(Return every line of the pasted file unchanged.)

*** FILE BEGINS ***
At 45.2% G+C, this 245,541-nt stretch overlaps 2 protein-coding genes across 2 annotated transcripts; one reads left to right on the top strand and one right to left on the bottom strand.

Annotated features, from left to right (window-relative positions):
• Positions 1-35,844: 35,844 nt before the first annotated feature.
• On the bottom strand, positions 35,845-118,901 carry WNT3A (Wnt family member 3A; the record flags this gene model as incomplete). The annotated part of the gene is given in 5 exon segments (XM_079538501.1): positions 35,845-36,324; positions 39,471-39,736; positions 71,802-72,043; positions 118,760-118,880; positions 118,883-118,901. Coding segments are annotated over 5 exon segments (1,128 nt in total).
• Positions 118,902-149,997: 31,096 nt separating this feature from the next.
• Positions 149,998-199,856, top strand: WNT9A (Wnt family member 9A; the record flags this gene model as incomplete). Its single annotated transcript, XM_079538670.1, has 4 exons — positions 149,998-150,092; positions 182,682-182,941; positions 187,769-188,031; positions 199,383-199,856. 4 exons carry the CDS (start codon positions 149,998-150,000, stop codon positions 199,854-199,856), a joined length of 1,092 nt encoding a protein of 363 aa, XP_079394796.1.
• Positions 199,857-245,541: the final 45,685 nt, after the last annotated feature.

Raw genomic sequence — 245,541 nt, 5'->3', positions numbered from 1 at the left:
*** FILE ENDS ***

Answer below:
At 45.2% G+C, this 245,541-nt stretch overlaps 2 protein-coding genes across 2 annotated transcripts; one reads left to right on the top strand and one right to left on the bottom strand.

Annotated features, from left to right (window-relative positions):
• Positions 1-35,844: 35,844 nt before the first annotated feature.
• On the bottom strand, positions 35,845-118,901 carry WNT3A (Wnt family member 3A; the record flags this gene model as incomplete). The annotated part of the gene is given in 5 exon segments (XM_079538501.1): positions 35,845-36,324; positions 39,471-39,736; positions 71,802-72,043; positions 118,760-118,880; positions 118,883-118,901. Coding segments are annotated over 5 exon segments (1,128 nt in total).
• Positions 118,902-149,997: 31,096 nt separating this feature from the next.
• Positions 149,998-199,856, top strand: WNT9A (Wnt family member 9A; the record flags this gene model as incomplete). Its single annotated transcript, XM_079538670.1, has 4 exons — positions 149,998-150,092; positions 182,682-182,941; positions 187,769-188,031; positions 199,383-199,856. 4 exons carry the CDS (start codon positions 149,998-150,000, stop codon positions 199,854-199,856), a joined length of 1,092 nt encoding a protein of 363 aa, XP_079394796.1.
• Positions 199,857-245,541: the final 45,685 nt, after the last annotated feature.

Raw genomic sequence — 245,541 nt, 5'->3', positions numbered from 1 at the left: